The government is formed by the largest party or coalition of parties with the majority of Members in the House of Representatives. That party or coalition of parties may be in the minority in the Senate.
A political party may have both lions and crocodiles as its members, and certainly will do so if they are the party or parties forming the government and the opposition in the savannah.
Crocodiles In The Water Hole – Senators of the Senate
The Senate is composed of Senators for each State, directly chosen by the people of that State, voting as one electorate. If the place of a Senator becomes vacant before the expiration of the term of service, special provision is made for action by the Parliament of the relevant State for filling that vacancy by the member of the same political party.
The Electoral Act also makes provision for the election of Senators from the Australian Capital Territory and the Northern Territory, and for the filling of any vacancy by their respective legislative assemblies. There are currently 12 Senators from each State, and 2 Senators each from the Australian Capital Territory and the Northern Territory, with a total of 76 Senators.
If one crocodile unexpectedly leaves the water hole, for example, another crocodile will take its place in the bask.
Each bask of crocodiles, for example, has a unique leader who is responsible for looking after the interests of the group and its territory in the water hole. Each bask of crocodiles is the equivalent of each political party in the Senate. The unique leader is Leader of the Government in the Senate and the leader of the next bask is the Leader of the Opposition in the Senate. They are the leaders of the biggest bask of crocodiles in the water hole. There are other smaller basks, or individual crocodiles, living in the water hole.
Fit To Qualify – What Rules Guide Members And Senators In Their Natural Habitat?
Just like lions are adapted to life on land, so too Members of the House of Representatives must possess certain qualities in order to live in their environment. The same rules apply to crocodiles which are best suited to an aquatic existence in the same way that Senators need specific qualities to successfully live in the Senate.
There is no requirement for a member of a political party to be qualified to stand for election even though, a quick glance at the current list of Members and Senators, tells the story of how difficult it is for a person to be elected unless they are a member of a political party.
What Rules Determine If A Member Or Senator Can Be Disqualified?
Just as the laws of nature determine whether lions or crocodiles cast out certain individuals for social deviance (for example, where younger males challenge an alpha), The Constitution governs when a Member or Senator can become disqualified from their position in public office.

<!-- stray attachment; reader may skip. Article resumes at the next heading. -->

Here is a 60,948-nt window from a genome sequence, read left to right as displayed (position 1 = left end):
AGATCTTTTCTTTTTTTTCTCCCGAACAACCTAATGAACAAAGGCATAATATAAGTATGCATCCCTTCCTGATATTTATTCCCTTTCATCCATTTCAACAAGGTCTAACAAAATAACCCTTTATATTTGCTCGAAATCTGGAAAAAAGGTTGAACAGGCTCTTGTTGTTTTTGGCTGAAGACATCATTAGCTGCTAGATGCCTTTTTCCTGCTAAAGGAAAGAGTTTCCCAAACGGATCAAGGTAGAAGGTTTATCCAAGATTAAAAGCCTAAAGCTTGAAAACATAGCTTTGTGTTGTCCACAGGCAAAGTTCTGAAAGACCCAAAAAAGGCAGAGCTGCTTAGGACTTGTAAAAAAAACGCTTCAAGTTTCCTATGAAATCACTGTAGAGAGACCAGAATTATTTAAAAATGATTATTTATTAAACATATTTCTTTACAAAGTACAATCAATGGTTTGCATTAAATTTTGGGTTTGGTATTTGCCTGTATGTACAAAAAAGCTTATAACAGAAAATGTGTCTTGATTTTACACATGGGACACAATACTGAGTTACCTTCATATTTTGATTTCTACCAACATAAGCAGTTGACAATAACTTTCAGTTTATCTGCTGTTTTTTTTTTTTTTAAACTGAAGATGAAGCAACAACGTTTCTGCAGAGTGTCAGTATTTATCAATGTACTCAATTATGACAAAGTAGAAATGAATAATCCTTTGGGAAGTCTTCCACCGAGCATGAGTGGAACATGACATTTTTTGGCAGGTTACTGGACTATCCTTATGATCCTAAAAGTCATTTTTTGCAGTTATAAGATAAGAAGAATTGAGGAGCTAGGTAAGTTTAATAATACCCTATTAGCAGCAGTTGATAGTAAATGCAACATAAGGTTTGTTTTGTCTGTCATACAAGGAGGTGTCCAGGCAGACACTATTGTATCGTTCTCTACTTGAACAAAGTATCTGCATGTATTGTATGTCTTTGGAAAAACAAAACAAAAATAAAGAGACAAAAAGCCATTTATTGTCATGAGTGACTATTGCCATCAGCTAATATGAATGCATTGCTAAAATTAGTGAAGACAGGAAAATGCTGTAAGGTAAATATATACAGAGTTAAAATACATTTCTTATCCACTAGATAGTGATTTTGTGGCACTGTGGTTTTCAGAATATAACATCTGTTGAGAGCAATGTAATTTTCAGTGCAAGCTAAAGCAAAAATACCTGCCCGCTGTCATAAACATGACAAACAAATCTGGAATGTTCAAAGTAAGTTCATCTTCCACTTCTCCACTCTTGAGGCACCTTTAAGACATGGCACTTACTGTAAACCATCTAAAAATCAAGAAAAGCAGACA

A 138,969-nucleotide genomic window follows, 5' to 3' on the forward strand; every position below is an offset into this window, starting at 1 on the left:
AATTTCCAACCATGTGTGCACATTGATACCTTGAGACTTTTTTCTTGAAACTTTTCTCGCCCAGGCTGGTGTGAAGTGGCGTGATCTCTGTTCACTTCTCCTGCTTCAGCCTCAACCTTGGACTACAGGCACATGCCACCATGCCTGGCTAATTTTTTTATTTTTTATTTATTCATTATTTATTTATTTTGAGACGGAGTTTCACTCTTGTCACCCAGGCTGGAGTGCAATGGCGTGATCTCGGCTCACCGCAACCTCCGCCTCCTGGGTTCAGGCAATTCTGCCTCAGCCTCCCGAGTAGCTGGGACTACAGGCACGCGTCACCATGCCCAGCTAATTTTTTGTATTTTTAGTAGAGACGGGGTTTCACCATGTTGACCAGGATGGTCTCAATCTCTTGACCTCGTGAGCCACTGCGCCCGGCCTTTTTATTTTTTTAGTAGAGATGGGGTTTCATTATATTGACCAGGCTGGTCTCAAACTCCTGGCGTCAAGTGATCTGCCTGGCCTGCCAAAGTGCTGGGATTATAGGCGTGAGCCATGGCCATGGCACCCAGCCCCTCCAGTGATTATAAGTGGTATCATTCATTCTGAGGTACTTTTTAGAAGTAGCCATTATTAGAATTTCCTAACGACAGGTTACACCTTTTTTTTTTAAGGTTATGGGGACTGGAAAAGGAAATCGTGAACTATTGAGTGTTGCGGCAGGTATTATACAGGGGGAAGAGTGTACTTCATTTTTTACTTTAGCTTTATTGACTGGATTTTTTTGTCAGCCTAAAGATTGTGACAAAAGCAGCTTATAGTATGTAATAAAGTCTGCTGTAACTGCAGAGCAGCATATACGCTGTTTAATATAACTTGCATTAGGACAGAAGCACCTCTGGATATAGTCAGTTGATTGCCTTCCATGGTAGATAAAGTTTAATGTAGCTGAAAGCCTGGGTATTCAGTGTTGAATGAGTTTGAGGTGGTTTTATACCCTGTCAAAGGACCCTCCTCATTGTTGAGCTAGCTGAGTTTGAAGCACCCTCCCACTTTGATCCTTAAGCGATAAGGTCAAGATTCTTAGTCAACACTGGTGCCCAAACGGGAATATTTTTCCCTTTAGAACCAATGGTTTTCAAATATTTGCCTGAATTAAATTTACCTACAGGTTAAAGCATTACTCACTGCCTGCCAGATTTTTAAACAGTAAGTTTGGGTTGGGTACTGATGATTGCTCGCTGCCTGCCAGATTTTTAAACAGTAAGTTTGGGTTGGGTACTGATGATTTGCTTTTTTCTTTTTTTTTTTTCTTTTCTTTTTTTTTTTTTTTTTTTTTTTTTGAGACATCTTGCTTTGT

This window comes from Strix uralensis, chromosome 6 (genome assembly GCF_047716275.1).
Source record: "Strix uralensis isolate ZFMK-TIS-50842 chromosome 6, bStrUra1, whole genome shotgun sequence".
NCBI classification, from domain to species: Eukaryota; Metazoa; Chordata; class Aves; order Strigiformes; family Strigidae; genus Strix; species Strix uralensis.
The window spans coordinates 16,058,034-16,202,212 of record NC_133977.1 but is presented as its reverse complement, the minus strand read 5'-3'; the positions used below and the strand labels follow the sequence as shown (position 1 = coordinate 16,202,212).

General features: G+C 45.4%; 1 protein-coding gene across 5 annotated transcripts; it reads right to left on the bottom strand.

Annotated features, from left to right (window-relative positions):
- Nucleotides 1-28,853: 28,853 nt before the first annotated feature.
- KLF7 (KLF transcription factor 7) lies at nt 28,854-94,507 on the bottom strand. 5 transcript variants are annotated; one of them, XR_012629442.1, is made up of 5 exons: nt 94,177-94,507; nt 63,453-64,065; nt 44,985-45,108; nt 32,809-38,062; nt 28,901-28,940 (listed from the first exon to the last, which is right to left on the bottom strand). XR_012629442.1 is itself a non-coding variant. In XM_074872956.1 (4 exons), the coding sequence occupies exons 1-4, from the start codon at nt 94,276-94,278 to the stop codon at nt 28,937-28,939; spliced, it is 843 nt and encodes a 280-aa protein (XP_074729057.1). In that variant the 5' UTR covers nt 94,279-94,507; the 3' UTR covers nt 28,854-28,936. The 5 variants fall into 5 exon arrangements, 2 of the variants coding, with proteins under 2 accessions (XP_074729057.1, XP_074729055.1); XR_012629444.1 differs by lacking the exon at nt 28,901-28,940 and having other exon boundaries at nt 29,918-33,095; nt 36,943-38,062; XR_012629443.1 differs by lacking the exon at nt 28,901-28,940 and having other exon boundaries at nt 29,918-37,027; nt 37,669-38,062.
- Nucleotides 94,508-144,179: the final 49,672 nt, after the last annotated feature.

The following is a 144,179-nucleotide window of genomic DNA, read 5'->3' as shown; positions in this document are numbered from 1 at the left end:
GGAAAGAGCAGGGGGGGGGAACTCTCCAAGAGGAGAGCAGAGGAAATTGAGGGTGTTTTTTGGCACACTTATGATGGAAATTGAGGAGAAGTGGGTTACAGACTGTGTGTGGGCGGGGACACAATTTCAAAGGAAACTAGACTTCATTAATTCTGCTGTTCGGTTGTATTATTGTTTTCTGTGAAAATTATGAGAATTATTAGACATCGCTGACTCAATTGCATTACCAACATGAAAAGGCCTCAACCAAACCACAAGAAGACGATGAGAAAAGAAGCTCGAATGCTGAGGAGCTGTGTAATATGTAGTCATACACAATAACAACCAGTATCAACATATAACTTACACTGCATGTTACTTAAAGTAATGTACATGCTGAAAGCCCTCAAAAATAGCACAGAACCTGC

If a Member or a Senator is disqualified, as provided for in the Constitution, their place automatically becomes vacant. Crucially, it is not considered a disqualification for a Senator or a Member if they are expelled from membership, or disciplined by, their current or former political party.
There are also mechanisms for a Member or a Senator to be disqualified by the High Court of Australia, sitting as the Court of Disputed Returns under the Electoral Act. Being expelled from a political party or being disciplined is also no basis for disqualification under the Electoral Act.
Can Politicians Be Disciplined For Voting A Certain Way?
When an individual lion or crocodile misbehaves or contravenes group social norms, that individual could face an attack or social isolation.
Similarly, where a Member or Senator votes in a way that is contrary to their political party policy, they may be expelled from membership of that political party, or disciplined by that party. This does not result in disqualification from continuing to be a Member of the House or a Senator. That Member or Senator may choose to resign from the House or the Senate as the case may be, but they are not compelled as a matter of law to do so.
Bucking The Trend – How Does A “Conscience Vote” Impact A Bill’s Passage?
In recent weeks, there has been considerable discussion by politicians, the media, and the community as to whether members and Senators should have a conscience vote in relation to marriage equality that is the subject of the Marriage Amendment / Marriage Equality Bill 2015.
A “conscience vote” means that there will be no direction by the leader of each parliamentary party, of which they are a part of, to the Member or Senator to vote in any way on the Marriage Equality Bill. That is, it is a matter entirely for them to determine the way that they vote, and to deal with the politics of the way they voted as a result. As there will be no formal sanction, Members and Senators from the same political party may be voting differently from some of their colleagues.